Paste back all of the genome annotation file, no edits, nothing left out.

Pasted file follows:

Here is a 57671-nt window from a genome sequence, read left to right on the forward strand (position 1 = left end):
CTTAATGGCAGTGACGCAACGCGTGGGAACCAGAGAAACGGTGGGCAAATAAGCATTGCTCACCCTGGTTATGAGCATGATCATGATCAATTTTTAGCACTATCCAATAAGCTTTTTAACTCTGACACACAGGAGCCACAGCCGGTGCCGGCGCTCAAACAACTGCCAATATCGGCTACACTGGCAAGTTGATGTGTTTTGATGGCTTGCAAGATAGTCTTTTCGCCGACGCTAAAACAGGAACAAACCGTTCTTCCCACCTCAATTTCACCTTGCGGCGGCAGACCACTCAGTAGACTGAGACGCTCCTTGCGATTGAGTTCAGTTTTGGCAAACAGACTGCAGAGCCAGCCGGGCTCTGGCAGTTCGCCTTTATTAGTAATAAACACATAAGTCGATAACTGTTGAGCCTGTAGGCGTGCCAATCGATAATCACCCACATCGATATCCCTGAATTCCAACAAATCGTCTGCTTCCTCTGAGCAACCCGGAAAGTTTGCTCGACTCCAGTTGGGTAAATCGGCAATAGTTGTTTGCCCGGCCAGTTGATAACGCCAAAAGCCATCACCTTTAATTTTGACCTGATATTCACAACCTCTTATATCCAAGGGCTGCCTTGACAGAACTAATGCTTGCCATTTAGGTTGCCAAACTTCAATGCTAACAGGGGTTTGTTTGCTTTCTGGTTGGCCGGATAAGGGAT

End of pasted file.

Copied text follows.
Here is a 57671-nt window from a genome sequence, read left to right on the forward strand (position 1 = left end):
CTTAATGGCAGTGACGCAACGCGTGGGAACCAGAGAAACGGTGGGCAAATAAGCATTGCTCACCCTGGTTATGAGCATGATCATGATCAATTTTTAGCACTATCCAATAAGCTTTTTAACTCTGACACACAGGAGCCACAGCCGGTGCCGGCGCTCAAACAACTGCCAATATCGGCTACACTGGCAAGTTGATGTGTTTTGATGGCTTGCAAGATAGTCTTTTCGCCGACGCTAAAACAGGAACAAACCGTTCTTCCCACCTCAATTTCACCTTGCGGCGGCAGACCACTCAGTAGACTGAGACGCTCCTTGCGATTGAGTTCAGTTTTGGCAAACAGACTGCAGAGCCAGCCGGGCTCTGGCAGTTCGCCTTTATTAGTAATAAACACATAAGTCGATAACTGTTGAGCCTGTAGGCGTGCCAATCGATAATCACCCACATCGATATCCCTGAATTCCAACAAATCGTCTGCTTCCTCTGAGCAACCCGGAAAGTTTGCTCGACTCCAGTTGGGTAAATCGGCAATAGTTGTTTGCCCGGCCAGTTGATAACGCCAAAAGCCATCACCTTTAATTTTGACCTGATATTCACAACCTCTTATATCCAAGGGCTGCCTTGACAGAACTAATGCTTGCCATTTAGGTTGCCAAACTTCAATGCTAACAGGGGTTTGTTTGCTTTCTGGTTGGCCGGATAAGGGAT